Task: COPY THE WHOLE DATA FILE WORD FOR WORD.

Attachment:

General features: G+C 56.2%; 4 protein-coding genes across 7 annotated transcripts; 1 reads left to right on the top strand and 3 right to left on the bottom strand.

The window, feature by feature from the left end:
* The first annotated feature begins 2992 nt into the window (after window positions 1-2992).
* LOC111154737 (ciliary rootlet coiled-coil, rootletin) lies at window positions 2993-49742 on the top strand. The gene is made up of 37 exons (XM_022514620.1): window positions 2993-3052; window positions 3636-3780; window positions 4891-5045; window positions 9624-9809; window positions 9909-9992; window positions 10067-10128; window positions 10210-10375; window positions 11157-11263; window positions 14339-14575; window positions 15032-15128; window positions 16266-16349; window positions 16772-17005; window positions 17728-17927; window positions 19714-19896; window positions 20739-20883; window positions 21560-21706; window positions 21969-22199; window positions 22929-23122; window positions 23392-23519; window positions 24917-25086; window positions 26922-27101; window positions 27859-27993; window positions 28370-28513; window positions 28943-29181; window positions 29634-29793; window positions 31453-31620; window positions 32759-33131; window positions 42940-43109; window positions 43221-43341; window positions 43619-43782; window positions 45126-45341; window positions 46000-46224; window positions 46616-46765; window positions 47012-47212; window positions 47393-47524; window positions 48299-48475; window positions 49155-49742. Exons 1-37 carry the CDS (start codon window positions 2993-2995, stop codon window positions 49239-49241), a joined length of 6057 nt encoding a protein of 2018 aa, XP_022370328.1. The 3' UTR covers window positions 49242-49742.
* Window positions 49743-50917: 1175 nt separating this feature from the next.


General features: G+C 56.2%; 4 protein-coding genes across 7 annotated transcripts; 1 reads left to right on the top strand and 3 right to left on the bottom strand.

The window, feature by feature from the left end:
* The first annotated feature begins 2992 nt into the window (after window positions 1-2992).
* LOC111154737 (ciliary rootlet coiled-coil, rootletin) lies at window positions 2993-49742 on the top strand. The gene is made up of 37 exons (XM_022514620.1): window positions 2993-3052; window positions 3636-3780; window positions 4891-5045; window positions 9624-9809; window positions 9909-9992; window positions 10067-10128; window positions 10210-10375; window positions 11157-11263; window positions 14339-14575; window positions 15032-15128; window positions 16266-16349; window positions 16772-17005; window positions 17728-17927; window positions 19714-19896; window positions 20739-20883; window positions 21560-21706; window positions 21969-22199; window positions 22929-23122; window positions 23392-23519; window positions 24917-25086; window positions 26922-27101; window positions 27859-27993; window positions 28370-28513; window positions 28943-29181; window positions 29634-29793; window positions 31453-31620; window positions 32759-33131; window positions 42940-43109; window positions 43221-43341; window positions 43619-43782; window positions 45126-45341; window positions 46000-46224; window positions 46616-46765; window positions 47012-47212; window positions 47393-47524; window positions 48299-48475; window positions 49155-49742. Exons 1-37 carry the CDS (start codon window positions 2993-2995, stop codon window positions 49239-49241), a joined length of 6057 nt encoding a protein of 2018 aa, XP_022370328.1. The 3' UTR covers window positions 49242-49742.
* Window positions 49743-50917: 1175 nt separating this feature from the next.